What We’re Reading: July 17, 2008 Edition

This week we’ve read about interactive digital history, looked at the job market from the public historian’s point of view, and learned how to get a grant from the National Endowment for the Humanities. In this post we also link to news of the first steps in the creation of the National Museum of African American History and Culture, to two recent reports (one on copyright, the other on preserving battlefields), and the problem with New York’s “birthdate.” We’d also like to thank Ralph Luker at Cliopatria for including AHA Today in his list of 80 history blogs to note.

  • Interactive digital history
    Sharon Howard at the Early Modern Notes blog shares the abstract of her latest paper and a nice collection of links that go with it. Posting this info makes sense since her paper is titled: “Digital History 2.0? Collaboration, community and interactivity in the digitisation of history.”
  • So How Bad is the Job Market – Part 2
    Suzanne Fischer at Public Historian notes another indicator of troubles in the job market for public historians.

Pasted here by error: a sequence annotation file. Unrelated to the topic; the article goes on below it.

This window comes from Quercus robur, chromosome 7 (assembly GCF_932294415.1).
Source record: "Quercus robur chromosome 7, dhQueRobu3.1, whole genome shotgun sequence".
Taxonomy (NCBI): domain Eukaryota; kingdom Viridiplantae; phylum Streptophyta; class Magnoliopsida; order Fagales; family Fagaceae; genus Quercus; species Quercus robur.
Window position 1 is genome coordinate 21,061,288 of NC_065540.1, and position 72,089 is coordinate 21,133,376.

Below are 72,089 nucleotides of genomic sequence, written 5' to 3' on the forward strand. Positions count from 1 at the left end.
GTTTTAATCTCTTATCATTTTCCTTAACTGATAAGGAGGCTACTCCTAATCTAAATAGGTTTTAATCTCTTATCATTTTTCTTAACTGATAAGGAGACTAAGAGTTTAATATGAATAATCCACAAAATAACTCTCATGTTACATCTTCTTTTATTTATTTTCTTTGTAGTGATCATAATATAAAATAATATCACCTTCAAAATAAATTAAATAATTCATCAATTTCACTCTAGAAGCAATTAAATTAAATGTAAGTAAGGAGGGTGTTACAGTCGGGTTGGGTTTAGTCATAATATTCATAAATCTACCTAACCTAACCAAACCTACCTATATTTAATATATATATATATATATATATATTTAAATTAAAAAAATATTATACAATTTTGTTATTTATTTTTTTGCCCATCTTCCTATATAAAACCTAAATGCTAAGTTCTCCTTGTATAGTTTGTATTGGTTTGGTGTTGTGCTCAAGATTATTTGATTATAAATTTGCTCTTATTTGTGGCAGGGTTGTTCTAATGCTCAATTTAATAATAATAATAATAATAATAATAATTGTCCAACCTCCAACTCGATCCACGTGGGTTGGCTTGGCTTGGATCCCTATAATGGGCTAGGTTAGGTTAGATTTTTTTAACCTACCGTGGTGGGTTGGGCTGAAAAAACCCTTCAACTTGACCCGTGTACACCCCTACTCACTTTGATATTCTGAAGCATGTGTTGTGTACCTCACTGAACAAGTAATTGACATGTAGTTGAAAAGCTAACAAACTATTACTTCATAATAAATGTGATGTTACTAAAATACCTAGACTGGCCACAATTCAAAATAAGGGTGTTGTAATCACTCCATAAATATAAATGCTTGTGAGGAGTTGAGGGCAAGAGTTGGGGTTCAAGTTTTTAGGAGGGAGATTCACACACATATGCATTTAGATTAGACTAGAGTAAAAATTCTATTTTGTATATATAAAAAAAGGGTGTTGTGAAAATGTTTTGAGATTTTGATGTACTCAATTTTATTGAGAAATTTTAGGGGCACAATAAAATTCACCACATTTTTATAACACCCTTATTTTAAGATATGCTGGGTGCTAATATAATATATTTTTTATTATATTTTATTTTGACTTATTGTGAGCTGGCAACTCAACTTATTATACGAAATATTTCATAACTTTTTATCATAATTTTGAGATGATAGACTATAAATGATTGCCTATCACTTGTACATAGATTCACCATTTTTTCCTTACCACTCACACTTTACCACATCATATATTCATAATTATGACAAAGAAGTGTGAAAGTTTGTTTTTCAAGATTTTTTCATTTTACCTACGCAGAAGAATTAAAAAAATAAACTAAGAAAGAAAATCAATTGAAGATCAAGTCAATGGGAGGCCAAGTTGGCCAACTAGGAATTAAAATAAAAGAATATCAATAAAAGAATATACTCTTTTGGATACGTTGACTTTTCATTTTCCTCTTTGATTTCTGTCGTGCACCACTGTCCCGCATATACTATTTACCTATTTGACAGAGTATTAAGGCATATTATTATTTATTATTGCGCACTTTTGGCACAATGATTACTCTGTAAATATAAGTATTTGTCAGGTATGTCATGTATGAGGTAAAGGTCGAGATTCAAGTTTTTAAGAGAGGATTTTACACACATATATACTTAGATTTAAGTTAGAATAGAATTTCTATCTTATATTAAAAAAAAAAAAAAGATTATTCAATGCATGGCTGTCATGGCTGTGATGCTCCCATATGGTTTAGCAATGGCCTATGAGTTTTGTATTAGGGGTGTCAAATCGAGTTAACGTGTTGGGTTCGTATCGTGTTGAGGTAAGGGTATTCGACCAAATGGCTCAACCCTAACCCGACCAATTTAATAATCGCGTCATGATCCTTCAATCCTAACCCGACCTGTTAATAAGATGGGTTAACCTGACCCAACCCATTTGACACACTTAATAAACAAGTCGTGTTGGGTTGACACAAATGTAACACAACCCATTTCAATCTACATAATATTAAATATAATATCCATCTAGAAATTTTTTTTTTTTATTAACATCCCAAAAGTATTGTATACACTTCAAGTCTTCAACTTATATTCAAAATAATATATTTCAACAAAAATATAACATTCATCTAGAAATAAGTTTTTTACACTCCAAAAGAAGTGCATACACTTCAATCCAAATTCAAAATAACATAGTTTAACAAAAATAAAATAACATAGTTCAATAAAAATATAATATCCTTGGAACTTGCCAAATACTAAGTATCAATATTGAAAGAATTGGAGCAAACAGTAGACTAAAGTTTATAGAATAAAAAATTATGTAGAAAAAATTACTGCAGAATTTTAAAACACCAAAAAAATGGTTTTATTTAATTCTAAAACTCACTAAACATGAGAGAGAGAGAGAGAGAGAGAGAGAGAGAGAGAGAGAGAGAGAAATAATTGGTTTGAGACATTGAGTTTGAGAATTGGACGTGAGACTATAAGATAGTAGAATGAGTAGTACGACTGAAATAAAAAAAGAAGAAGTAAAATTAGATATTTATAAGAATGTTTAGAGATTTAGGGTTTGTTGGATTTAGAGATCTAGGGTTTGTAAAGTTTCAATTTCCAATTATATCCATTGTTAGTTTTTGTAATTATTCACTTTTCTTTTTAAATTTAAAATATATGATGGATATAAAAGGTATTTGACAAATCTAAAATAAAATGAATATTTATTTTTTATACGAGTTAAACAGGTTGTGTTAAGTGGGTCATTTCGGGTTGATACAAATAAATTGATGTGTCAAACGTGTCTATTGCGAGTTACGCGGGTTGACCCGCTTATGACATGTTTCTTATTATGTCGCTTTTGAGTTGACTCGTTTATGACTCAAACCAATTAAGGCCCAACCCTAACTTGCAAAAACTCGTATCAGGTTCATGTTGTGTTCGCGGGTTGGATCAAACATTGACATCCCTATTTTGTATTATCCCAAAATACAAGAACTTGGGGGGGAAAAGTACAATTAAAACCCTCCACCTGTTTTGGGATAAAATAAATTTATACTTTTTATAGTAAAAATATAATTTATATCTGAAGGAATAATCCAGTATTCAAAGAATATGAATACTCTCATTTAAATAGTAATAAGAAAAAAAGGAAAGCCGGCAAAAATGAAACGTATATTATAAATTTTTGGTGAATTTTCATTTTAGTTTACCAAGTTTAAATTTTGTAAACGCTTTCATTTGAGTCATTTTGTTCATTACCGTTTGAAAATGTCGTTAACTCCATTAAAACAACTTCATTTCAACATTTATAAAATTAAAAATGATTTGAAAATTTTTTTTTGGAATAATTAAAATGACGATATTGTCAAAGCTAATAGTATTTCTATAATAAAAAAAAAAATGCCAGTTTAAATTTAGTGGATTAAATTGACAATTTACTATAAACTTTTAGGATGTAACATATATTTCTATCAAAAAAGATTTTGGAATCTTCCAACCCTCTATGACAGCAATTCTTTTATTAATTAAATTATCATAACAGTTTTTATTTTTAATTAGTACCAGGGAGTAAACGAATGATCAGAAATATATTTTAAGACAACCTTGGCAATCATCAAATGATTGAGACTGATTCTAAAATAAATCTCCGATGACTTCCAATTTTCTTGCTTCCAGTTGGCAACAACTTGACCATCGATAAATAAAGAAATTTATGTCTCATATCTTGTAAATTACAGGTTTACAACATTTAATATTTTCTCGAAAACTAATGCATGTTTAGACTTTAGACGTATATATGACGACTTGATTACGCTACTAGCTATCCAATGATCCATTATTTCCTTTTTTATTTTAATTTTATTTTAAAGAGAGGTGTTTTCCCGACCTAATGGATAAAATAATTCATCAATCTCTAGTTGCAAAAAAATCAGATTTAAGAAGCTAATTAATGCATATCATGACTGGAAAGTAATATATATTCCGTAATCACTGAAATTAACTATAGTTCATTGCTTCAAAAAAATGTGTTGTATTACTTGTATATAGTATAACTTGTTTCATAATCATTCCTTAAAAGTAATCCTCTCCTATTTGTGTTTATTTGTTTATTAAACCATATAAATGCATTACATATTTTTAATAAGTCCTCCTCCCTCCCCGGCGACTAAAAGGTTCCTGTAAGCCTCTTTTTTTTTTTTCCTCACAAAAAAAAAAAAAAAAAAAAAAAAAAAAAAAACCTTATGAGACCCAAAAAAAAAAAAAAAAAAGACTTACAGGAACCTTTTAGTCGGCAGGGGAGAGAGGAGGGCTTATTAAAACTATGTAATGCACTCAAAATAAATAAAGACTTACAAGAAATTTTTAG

• How to Get a Grant from NEH
    A useful overview of how to apply for a grant from the National Endowment for the Humanities in the July/August issue of Humanities magazine.
  • Architects vie for new Smithsonian
    The Smithsonian seeks designers for the planned National Museum of African American History and Culture.
  • International Study on the Impact of Copyright Law on Digital Preservation (PDF)
    The Library of Congress released a report this week on preserving copyrighted works internationally. Hat tip.
  • Revolutionary War and War of 1812 Historic Preservation Study
    As noted on AHA Today yesterday, this report from the National Park Service “examines 243 battlefields and 434 associated historic properties in 31 States, the District of Columbia, and the United States Virgin Islands,” and assesses their significance and potential threats to them.
  • New York’s Birth Date: Don’t Go by City’s Seal
    The only problem with New York City’s birth date, 1625, is that the year has hardly any historical significance. Some historians hope to correct the record.
  • 80 History Blogs to Note
    Ralph Luker at the Cliopatria blog has included AHA Today in his list of 80 history blogs that he recommends. Check out the rest of the list for some other notable history blogs.

Contributors: Elisabeth Grant, Vernon Horn, and Robert Townsend

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